IFRS (International Financial Reporting Standards)


The International Financial Reporting Standards, or IFRS, is a framework for a global accounting standard developed and published by the International Accounting Standards Board (IASB).
The standards developed by the International Accounting Standards Committee (IASC), the predecessor of the IASB, are called International Accounting Standards (IAS). The 41 standards developed by the IASC are still in effect today.
The standards developed by the IASB are called IFRS, up to No. 17.
IAS and IFRS are collectively referred to as IFRSs.

Why IFRS? Why consider adoption?

A global standard

A single global accounting standard was envisioned to allow investors to use the same yardstick to compare companies across the world. Today, accounting standards worldwide are converging toward IFRS.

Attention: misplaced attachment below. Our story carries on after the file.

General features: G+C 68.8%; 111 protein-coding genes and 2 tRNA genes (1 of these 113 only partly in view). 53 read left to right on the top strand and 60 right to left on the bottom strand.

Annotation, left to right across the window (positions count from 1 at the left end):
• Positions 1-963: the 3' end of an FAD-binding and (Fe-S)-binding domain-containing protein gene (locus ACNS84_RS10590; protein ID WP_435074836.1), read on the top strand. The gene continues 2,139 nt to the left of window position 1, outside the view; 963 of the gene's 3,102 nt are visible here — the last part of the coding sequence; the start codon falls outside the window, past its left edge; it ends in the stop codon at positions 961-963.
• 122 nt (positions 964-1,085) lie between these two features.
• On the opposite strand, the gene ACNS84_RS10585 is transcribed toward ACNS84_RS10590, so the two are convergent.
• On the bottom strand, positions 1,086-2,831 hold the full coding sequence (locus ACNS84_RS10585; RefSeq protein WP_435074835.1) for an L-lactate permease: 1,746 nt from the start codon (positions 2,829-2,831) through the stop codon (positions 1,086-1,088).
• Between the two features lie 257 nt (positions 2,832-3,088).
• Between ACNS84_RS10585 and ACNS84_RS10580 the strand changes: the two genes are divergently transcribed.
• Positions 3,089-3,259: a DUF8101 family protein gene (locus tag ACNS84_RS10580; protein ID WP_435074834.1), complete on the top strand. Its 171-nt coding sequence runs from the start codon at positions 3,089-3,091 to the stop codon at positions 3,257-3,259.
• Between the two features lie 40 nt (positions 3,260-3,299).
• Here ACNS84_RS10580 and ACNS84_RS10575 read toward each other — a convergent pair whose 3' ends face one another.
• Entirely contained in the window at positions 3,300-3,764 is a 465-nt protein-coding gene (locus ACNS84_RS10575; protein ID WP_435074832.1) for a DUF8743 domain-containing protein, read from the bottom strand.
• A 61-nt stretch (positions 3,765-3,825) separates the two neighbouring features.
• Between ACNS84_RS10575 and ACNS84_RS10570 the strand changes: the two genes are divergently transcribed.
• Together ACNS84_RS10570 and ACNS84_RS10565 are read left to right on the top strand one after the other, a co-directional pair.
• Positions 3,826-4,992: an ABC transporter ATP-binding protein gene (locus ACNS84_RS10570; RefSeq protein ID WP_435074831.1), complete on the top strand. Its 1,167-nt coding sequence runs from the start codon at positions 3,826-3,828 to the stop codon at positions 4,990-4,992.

Expected Benefits of IFRS Reporting

Attract more global risk money

Different accounting standards across jurisdictions make it harder for investors to conduct peer comparison and analysis. By offering a common global standard, IFRS makes it easier for investors to compare and analyze Japanese companies with their global peers and invest in the Japanese market.

Faster investment decisions

Financial reporting based on a common accounting standard allows investors to better compare key information and make decisions more efficiently.

More efficient financial reporting

Multinational companies with subsidiaries worldwide are able to streamline the process of preparing consolidated financial statements and ensure consistent reporting quality by applying a single standard across the entire corporate group.

Voluntary Application of IFRS (current and scheduled)

For lists of voluntary application of IFRS (current and scheduled), please see the page below.

Voluntary Application of IFRS (current and scheduled)


"Opinion on the Application of International Financial Reporting Standards (IFRS) in Japan (Interim Report)" (July 1, 2009) (FSA Website)icon-block